About 40,000 years ago, modern humans arrived in Europe. And they came into contact with Neanderthals—a human species that had flourished in Europe for more than 200,000 years.
But relatively soon after modern humans showed up, Neanderthals disappeared as a distinct species. And it’s not because modern humans were stronger. By all accounts, Neanderthals were the stronger and bulkier species.
It’s also not because modern humans were necessarily smarter. Neanderthal brains were actually a bit larger than modern human brains. But, early modern human brains were different in one particular way that might have given them a big advantage.
Digital Models Of Neanderthal Brains
Scientists discovered this by using Neanderthal skulls to create digital models of Neanderthal brains and comparing them to digital models of human brains that were warped to fit the shape of the inside of Neanderthal skulls.
The scientists found that modern humans have a larger cerebellum than Neanderthal brains. The cerebellum is the part of the brain associated with speech and speech comprehension, working memory, and cognitive flexibility.
So, modern humans likely had a big advantage in terms of being able to adapt to a changing climate and environmental conditions. And, our greater cognitive and social abilities may have enabled humans to live in larger groups and form alliances.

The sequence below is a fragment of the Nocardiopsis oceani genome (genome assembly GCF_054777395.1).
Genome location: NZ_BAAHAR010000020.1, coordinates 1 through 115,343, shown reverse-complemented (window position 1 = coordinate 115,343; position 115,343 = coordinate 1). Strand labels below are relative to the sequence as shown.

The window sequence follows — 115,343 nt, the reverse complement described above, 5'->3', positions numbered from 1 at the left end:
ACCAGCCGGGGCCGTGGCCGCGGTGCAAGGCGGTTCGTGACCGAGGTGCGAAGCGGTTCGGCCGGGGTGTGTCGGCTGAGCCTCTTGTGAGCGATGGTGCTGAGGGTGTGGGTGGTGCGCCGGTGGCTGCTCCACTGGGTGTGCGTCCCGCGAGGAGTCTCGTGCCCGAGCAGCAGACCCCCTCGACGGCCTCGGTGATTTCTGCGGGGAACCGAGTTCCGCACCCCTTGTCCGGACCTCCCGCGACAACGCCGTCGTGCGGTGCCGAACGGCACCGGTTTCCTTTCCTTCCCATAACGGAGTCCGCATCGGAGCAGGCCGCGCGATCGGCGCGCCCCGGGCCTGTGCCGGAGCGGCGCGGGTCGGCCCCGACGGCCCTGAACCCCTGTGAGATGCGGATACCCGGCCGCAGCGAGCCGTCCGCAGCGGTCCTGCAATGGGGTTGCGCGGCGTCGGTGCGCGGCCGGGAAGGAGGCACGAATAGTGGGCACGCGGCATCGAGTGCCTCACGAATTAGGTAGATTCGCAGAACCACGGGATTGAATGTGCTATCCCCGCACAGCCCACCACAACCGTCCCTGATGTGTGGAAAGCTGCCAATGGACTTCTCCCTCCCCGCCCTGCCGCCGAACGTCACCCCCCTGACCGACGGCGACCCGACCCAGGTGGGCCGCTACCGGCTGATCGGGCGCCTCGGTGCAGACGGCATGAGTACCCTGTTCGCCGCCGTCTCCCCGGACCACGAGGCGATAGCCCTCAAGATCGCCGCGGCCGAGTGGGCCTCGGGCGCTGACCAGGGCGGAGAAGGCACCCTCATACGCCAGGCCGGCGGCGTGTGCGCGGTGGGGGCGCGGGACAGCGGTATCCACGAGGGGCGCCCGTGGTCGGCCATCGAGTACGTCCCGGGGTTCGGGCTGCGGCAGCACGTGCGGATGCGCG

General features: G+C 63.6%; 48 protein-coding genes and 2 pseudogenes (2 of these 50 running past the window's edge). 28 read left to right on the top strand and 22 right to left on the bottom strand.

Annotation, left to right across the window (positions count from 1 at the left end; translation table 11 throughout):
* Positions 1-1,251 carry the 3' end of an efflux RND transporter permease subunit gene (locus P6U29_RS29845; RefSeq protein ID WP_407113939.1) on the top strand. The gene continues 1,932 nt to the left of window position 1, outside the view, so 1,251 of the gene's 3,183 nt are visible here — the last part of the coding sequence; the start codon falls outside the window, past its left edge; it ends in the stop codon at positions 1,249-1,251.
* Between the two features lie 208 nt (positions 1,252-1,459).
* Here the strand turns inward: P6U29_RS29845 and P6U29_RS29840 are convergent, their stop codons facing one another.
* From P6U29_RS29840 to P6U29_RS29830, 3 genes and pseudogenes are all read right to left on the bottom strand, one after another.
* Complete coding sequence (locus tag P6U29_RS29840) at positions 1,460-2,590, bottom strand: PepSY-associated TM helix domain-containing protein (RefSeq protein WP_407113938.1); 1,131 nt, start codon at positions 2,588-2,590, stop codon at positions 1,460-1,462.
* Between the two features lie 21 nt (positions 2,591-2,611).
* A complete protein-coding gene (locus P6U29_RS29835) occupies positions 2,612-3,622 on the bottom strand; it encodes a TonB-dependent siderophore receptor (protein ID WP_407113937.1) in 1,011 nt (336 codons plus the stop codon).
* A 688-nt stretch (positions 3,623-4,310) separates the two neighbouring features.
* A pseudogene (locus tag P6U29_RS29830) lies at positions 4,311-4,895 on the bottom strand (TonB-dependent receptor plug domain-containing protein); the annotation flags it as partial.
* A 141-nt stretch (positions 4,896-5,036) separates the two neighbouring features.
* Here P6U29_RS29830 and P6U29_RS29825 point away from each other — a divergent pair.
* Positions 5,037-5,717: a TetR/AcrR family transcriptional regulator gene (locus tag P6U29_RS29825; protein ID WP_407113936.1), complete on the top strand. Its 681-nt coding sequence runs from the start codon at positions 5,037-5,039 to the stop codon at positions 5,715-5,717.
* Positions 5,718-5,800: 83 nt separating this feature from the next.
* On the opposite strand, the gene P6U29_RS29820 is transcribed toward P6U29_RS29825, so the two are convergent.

All of which may have allowed modern humans to outhunt and generally outcompete Neanderthals. But, Neanderthals didn’t disappear completely. In fact, due to interbreeding between the species, many of us carry Neanderthal genes in our DNA.
Sources And Further Reading:
- Newborn, Deborah. “The shape, not size, of our ancestors’ brains may have helped them outlast Neanderthals.” Phys.org. April 29, 2018. Accessed August 1, 2018.
- Takanori Kochiyama, Naomichi Ogihara, Hiroki C. Tanabe, Osamu Kondo, Hideki Amano, Kunihiro Hasegawa, Hiromasa Suzuki, Marcia S. Ponce de León, Christoph P. E. Zollikofer, Markus Bastir, Chris Stringer, Norihiro Sadato & Takeru Akazawa. “Reconstructing the Neanderthal brain using computational anatomy.” Scientific Reports. Scientific Reportsvolume 8, Article number: 6296 (2018). April 26, 2018. Accessed August 1, 2018.